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Organic Dodges A Bullet

Natural Selection Foods issued another statement regarding the E. coli outbreak in bagged spinach:

Based on our work with the US Food & Drug Administration and the California Department of Health Services, we have confirmed that no organic products of any kind, including Earthbound Farm spinach or other products, have been linked to this outbreak at this time.

At this point in the investigation, all of the manufacturing codes taken from spinach packaging retained by patients are from packages of conventional (non-organic) spinach. However, the investigation is still underway.

It is unclear how many consumers saved their spinach bags, and Natural Selection Foods did not end the recall of its organic spinach lines, so the significance of this announcement is not certain. Still, assuming this holds up, the organic industry dodged quite a bullet. Things are still murky but issues remain.

Some organic proponents will be upset to learn that Natural Selection was processing organic and non-organic product in different sections of the same plant, much as people who look to eat kosher wouldn’t be thrilled to learn that pork and kosher beef are being processed in the same plant.

Just as organic advocates attack GMOs in part because of fear of GMOs drifting into organic fields, skeptics may wonder if the use of manure in organic agriculture couldn’t contribute to water run-off that can harm conventional as well as organic growers. Many organic farms are located in the midst of conventional growers as the use of insecticides by conventional growers can create a “bug-free” zone that facilitates organic farming.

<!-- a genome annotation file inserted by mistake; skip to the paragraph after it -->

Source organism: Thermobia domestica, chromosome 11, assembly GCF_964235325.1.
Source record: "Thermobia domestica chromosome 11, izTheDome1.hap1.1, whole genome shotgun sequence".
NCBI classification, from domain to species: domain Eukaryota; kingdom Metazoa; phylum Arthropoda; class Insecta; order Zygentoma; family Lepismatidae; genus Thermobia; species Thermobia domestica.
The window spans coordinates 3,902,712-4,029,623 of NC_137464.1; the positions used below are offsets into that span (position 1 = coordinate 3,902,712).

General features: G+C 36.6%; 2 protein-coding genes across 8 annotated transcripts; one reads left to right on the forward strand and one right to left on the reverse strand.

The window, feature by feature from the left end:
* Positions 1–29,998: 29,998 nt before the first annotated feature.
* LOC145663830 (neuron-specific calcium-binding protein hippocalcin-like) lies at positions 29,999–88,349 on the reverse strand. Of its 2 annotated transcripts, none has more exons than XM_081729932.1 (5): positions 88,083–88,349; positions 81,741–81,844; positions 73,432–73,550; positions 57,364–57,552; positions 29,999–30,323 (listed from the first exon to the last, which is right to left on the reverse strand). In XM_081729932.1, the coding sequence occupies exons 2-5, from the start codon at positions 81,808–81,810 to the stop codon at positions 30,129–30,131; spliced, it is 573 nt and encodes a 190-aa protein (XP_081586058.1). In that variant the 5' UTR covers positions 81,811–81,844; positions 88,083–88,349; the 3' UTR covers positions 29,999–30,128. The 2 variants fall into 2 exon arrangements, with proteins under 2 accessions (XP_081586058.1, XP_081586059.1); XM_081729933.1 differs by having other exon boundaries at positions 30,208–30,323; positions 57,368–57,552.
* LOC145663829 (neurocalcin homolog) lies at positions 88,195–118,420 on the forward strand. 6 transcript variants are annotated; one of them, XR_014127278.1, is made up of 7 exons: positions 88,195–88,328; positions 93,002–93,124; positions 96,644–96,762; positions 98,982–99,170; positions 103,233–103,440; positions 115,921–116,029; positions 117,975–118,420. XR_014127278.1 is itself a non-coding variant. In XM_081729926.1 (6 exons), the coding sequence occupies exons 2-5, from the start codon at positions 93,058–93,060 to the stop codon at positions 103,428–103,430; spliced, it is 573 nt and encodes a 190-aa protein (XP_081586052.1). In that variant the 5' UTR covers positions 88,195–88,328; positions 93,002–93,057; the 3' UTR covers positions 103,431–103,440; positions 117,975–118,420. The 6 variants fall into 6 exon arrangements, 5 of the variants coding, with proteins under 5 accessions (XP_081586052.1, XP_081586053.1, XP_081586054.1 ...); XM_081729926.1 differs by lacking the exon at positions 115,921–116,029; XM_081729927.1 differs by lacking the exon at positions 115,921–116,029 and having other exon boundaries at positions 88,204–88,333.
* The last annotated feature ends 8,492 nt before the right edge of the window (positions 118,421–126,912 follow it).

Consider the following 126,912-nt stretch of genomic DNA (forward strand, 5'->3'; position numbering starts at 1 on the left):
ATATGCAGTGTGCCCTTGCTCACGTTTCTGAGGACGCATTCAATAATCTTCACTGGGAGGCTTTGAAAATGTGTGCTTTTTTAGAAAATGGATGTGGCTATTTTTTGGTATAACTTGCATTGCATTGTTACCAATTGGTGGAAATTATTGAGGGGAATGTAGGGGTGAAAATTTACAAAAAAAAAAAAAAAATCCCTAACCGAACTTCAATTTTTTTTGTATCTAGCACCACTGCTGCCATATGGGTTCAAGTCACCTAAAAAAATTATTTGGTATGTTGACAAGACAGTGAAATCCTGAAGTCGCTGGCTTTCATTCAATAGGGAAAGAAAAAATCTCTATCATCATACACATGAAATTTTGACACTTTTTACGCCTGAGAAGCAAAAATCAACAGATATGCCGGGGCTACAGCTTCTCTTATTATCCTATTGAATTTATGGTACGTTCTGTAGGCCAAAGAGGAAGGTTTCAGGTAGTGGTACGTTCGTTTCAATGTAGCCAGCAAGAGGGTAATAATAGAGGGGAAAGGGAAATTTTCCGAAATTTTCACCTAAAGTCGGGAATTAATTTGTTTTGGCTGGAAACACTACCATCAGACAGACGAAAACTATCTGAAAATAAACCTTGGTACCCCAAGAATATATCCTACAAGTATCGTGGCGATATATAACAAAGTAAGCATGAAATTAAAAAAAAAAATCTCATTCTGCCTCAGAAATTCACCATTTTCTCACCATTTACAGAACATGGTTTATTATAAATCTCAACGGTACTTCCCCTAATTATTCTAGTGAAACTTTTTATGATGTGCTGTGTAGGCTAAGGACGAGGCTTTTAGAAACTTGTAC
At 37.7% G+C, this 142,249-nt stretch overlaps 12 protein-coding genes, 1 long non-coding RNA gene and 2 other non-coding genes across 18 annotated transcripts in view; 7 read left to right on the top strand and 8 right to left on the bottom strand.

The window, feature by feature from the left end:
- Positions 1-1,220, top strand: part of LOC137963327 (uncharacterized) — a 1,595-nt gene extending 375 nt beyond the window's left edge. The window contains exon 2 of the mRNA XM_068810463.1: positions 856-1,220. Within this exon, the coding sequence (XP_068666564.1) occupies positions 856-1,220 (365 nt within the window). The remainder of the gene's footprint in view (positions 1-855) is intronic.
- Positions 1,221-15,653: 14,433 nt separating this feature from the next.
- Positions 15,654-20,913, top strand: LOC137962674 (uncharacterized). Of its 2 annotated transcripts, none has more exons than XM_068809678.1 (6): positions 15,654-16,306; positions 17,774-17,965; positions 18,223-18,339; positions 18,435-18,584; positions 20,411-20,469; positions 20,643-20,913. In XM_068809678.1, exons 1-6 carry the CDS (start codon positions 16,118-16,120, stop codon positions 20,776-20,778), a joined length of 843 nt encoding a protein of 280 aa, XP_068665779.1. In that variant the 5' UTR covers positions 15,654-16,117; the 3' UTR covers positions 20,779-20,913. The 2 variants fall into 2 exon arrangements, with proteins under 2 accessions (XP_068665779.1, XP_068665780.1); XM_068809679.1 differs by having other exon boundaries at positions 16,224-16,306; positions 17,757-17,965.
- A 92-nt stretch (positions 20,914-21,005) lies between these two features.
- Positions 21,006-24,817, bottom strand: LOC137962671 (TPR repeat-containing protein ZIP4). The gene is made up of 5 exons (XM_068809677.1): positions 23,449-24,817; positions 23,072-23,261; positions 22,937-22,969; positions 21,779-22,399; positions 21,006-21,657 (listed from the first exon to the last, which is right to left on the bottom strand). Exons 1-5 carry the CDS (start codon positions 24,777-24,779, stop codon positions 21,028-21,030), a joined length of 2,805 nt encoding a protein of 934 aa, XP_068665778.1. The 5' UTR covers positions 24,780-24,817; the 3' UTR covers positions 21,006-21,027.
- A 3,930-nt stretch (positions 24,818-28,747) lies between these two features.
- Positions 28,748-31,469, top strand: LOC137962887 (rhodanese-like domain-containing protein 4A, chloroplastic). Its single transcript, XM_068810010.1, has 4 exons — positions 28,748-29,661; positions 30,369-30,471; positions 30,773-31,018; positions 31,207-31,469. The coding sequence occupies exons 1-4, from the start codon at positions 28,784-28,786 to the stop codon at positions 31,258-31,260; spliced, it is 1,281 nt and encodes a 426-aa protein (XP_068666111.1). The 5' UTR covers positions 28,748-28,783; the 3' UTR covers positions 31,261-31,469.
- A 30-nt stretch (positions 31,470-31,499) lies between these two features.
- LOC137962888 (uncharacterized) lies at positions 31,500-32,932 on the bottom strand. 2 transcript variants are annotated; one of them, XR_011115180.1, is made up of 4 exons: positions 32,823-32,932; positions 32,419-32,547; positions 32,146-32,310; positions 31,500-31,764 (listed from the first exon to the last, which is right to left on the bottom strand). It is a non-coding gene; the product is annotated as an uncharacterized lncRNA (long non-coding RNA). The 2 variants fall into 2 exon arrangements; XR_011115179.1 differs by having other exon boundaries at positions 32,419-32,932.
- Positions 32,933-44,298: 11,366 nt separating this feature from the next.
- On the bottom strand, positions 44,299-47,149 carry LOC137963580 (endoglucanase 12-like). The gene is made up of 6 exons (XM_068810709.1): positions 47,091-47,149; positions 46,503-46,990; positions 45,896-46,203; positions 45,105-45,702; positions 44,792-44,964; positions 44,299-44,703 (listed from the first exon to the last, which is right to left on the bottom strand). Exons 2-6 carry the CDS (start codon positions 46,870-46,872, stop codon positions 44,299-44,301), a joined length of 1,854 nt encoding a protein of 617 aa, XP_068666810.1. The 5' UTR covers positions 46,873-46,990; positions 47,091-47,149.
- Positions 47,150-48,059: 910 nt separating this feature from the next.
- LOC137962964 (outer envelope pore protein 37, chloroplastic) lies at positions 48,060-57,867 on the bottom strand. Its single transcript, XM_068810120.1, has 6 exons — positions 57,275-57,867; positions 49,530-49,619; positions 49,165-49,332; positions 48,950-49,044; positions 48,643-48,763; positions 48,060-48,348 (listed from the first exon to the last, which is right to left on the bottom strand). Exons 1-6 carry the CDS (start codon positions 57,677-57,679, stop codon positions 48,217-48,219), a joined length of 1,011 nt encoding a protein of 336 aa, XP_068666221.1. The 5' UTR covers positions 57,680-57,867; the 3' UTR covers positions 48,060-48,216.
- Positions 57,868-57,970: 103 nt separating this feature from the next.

What is clear is that the only thing retailers have wanted to talk to me about since word broke is whether I believe that this crisis had something to do with manure used in organic agriculture. It seems inevitable, regardless of the specific product involved in this outbreak, that the involvement of Natural Selection Foods will lead to a double-check on the food safety aspect of organic farming.

It is a little ironic. So intense has been retail interest in organics over the past few months that if you were a vendor and wanted to sell a major retailer fresh produce, it has been important to work the word organic into your first sentence. Even if the vendor doesn’t actually sell organic produce, it has been wise to mention the term — otherwise the retailer won’t pay any attention.

I’m not opposed to organic. It is a marketing strategy that presents consumers a choice, and consumers should be given choices.

But the difficulty many have always had with the organic movement is that its proponents do not want to simply offer a choice, such as chocolate instead of vanilla, ginger ale instead of root beer, cheddar instead of brie, but to claim a kind of superiority for the product that the science simply doesn’t support.